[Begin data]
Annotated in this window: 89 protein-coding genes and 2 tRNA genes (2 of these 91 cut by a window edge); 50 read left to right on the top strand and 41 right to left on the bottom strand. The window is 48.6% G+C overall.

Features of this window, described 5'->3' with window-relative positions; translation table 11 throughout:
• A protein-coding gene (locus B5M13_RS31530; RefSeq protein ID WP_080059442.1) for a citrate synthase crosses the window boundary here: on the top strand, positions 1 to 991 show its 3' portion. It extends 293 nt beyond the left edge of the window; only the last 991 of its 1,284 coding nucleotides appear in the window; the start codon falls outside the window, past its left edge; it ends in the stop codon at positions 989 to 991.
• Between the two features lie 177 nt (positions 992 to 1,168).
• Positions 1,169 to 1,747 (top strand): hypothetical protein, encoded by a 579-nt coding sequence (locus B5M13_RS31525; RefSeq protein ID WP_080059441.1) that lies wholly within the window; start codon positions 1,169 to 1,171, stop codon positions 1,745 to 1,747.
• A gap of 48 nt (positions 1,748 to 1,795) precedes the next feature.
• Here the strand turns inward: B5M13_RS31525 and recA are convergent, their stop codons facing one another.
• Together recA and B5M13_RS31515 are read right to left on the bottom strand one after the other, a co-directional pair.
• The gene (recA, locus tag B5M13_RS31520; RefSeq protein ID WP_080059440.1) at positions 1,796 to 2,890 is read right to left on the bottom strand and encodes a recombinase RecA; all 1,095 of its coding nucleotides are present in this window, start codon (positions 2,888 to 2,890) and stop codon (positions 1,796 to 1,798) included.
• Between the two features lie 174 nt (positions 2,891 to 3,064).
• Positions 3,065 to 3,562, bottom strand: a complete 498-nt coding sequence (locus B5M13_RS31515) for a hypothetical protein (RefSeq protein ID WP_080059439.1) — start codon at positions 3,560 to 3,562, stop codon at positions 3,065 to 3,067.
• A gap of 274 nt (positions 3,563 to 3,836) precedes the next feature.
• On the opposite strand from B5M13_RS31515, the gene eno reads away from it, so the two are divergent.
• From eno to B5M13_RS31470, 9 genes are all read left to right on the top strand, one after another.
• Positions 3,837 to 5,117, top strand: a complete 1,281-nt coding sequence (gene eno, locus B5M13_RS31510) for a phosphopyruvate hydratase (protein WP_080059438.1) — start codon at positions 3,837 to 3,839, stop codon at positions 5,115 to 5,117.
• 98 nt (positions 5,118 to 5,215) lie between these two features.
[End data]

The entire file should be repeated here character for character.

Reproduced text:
Annotated in this window: 89 protein-coding genes and 2 tRNA genes (2 of these 91 cut by a window edge); 50 read left to right on the top strand and 41 right to left on the bottom strand. The window is 48.6% G+C overall.

Features of this window, described 5'->3' with window-relative positions; translation table 11 throughout:
• A protein-coding gene (locus B5M13_RS31530; RefSeq protein ID WP_080059442.1) for a citrate synthase crosses the window boundary here: on the top strand, positions 1 to 991 show its 3' portion. It extends 293 nt beyond the left edge of the window; only the last 991 of its 1,284 coding nucleotides appear in the window; the start codon falls outside the window, past its left edge; it ends in the stop codon at positions 989 to 991.
• Between the two features lie 177 nt (positions 992 to 1,168).
• Positions 1,169 to 1,747 (top strand): hypothetical protein, encoded by a 579-nt coding sequence (locus B5M13_RS31525; RefSeq protein ID WP_080059441.1) that lies wholly within the window; start codon positions 1,169 to 1,171, stop codon positions 1,745 to 1,747.
• A gap of 48 nt (positions 1,748 to 1,795) precedes the next feature.
• Here the strand turns inward: B5M13_RS31525 and recA are convergent, their stop codons facing one another.
• Together recA and B5M13_RS31515 are read right to left on the bottom strand one after the other, a co-directional pair.
• The gene (recA, locus tag B5M13_RS31520; RefSeq protein ID WP_080059440.1) at positions 1,796 to 2,890 is read right to left on the bottom strand and encodes a recombinase RecA; all 1,095 of its coding nucleotides are present in this window, start codon (positions 2,888 to 2,890) and stop codon (positions 1,796 to 1,798) included.
• Between the two features lie 174 nt (positions 2,891 to 3,064).
• Positions 3,065 to 3,562, bottom strand: a complete 498-nt coding sequence (locus B5M13_RS31515) for a hypothetical protein (RefSeq protein ID WP_080059439.1) — start codon at positions 3,560 to 3,562, stop codon at positions 3,065 to 3,067.
• A gap of 274 nt (positions 3,563 to 3,836) precedes the next feature.
• On the opposite strand from B5M13_RS31515, the gene eno reads away from it, so the two are divergent.
• From eno to B5M13_RS31470, 9 genes are all read left to right on the top strand, one after another.
• Positions 3,837 to 5,117, top strand: a complete 1,281-nt coding sequence (gene eno, locus B5M13_RS31510) for a phosphopyruvate hydratase (protein WP_080059438.1) — start codon at positions 3,837 to 3,839, stop codon at positions 5,115 to 5,117.
• 98 nt (positions 5,118 to 5,215) lie between these two features.